Indigenous participants asserted that Indigenous communities must be engaged in the design of and benefit from measures resulting from this Strategy. This is needed particularly in the areas of building capacity and skills, funding and capital, and knowledge sharing and mobilization. As well, the Government should commit to engaging Indigenous communities and organizations in supporting and partnering in Indigenous-led processes on social innovation and social finance, at a pace determined by them.

This report lays out recommendations to equip communities with the tools and knowledge they need to achieve better social, economic and environmental outcomes. These recommendations were informed by a large-scale consultation process undertaken in the fall of , which involved more than 60 in-person engagement sessions, two online processes, and outreach to over 15, Canadians and more than expert stakeholders, as well as an analysis of the activities currently under way through the support of municipal, provincial and territorial governments.

The way in which these recommendations are implemented will be as important as their content. They are intended to be acted on together to create a cohesive set of supports for communities. Social innovation and social finance are powerful tools for advancing diversity and inclusion. To ensure this potential is fully realized, those with lived experience of poverty, women, official language minority communities, immigrants, refugees, visible minorities, persons with disabilities, seniors, and youth, among other groups, need to be actively involved in the implementation.

It is also imperative that the Strategy entails a whole-of-government response that builds on and reinforces existing social innovation and social finance ecosystems across Canada. Women are the driving force behind many of the sectors and movements leading social innovation and social finance in Canada. Footnote One recent study highlighted how women play an active role in the creation and expansion of social purpose organizations that generate revenue, which is not always the case in the private sector. A participant in the study noted how "in choosing to become an entrepreneur, there is a question of values Some of the women working in these sectors still experience severe gender wage gaps and face broader challenges related to the value that society assigns to their work.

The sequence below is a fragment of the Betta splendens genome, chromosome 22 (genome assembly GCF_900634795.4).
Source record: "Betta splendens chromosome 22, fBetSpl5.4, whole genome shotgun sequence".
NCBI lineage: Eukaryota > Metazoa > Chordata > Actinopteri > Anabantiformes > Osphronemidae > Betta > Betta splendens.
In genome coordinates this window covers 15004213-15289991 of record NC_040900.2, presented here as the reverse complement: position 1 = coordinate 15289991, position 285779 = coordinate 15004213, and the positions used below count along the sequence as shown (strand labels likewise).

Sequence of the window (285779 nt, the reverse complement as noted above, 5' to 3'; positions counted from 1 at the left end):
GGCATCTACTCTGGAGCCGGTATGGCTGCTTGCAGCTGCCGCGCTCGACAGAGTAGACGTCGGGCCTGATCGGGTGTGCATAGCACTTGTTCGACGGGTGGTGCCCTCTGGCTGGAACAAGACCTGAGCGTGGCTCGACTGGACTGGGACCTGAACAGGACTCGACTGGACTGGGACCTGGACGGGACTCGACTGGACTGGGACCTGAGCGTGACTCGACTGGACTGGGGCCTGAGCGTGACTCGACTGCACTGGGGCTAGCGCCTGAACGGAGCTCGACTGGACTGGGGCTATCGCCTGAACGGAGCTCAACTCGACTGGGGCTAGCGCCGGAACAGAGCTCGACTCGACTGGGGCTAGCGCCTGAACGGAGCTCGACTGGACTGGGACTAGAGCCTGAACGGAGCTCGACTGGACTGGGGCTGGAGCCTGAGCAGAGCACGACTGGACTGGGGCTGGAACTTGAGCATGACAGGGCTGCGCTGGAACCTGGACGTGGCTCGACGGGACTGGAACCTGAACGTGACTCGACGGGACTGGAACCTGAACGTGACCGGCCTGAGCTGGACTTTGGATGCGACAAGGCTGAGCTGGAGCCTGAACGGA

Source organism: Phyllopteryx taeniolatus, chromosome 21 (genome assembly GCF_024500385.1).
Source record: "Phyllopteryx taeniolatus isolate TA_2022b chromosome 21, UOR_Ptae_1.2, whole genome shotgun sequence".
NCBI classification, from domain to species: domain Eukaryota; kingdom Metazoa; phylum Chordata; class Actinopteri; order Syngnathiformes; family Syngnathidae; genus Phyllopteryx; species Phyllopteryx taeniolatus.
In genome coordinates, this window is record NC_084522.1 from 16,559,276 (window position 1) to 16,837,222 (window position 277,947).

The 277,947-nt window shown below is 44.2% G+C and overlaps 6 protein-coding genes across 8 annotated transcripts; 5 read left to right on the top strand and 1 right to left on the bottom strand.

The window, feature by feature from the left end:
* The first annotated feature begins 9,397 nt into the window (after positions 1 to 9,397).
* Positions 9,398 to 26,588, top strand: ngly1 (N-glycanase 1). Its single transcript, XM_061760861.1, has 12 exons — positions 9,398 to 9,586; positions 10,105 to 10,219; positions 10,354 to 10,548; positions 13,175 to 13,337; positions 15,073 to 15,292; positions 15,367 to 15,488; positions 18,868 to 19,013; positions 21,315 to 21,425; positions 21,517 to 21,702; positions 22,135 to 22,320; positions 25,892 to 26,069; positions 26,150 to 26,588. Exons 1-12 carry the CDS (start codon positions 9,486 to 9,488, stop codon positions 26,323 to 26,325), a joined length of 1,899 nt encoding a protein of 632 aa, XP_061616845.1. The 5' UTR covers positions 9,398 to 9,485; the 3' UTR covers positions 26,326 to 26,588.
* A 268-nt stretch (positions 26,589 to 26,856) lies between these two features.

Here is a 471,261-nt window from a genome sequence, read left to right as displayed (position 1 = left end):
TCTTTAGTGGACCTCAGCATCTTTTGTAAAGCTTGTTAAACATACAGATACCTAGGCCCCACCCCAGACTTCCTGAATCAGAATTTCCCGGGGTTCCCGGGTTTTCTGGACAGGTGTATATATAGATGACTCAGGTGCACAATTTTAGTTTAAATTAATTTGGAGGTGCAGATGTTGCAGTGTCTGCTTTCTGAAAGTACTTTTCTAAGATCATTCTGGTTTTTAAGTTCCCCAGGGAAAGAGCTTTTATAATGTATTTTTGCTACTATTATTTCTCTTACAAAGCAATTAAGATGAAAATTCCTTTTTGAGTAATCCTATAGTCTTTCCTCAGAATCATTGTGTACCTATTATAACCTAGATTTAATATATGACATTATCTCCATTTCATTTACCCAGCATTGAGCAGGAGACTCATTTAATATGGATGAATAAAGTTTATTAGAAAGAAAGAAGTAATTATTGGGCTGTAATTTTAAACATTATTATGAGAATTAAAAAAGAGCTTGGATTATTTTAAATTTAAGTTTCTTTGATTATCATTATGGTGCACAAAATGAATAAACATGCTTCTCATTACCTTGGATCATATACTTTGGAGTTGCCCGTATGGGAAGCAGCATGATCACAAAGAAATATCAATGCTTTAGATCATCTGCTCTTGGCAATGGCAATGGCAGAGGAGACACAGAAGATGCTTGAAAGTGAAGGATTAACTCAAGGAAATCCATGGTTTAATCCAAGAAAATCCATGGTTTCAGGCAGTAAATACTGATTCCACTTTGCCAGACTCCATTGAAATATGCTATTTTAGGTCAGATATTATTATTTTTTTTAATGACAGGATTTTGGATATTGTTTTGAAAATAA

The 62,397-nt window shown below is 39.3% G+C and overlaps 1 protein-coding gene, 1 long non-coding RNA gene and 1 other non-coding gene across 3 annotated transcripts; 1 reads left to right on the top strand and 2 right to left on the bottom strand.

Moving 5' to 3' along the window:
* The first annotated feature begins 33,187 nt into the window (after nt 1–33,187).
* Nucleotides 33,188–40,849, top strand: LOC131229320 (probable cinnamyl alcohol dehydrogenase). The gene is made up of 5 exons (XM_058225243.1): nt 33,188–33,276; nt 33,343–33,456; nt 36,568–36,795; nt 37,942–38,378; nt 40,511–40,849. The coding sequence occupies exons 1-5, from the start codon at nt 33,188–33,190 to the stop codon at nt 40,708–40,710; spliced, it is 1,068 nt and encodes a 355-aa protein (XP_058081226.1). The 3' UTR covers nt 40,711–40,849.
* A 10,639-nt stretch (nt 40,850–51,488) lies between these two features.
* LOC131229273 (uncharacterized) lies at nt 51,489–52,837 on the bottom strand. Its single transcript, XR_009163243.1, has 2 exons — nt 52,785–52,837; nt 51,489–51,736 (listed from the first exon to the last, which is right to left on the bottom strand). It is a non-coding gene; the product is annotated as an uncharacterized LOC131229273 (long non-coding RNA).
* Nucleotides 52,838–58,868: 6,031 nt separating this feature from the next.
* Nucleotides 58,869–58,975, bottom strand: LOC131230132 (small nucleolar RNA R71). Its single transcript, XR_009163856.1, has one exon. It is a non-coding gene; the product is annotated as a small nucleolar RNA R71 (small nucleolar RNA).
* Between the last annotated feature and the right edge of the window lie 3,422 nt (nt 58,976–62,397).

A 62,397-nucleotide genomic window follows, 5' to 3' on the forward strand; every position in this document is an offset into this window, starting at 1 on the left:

A more inclusive vision of innovation would do much to alleviate these inequities. Our vision is for a better future for Canada, where healthy and sustainable communities thrive; where individuals, especially those in vulnerable circumstances, have access to good jobs, and to safe, affordable housing; a future characterized by reconciliation with Indigenous peoples, dynamic official language minority communities, vibrant diversity, and social and economic inclusion. It has been a privilege to connect with innovators from all thirteen provinces and territories who are working hard to realize this future.

These individuals and organizations have already achieved much under considerable constraints. As you read the many examples of social innovation found throughout this report, we urge you to imagine what more could be achieved with the federal government taking its place as a decisive and supportive partner.

The concepts of social innovation and social finance will be new to many. For others, they are new names for old approaches. Far from being abstract, however, the terms refer to tangible and measurable activities that improve social and environmental outcomes — whether it is through services touching the lives of people in vulnerable situations, capital being invested in community projects, or goods being sustainably sold and bought.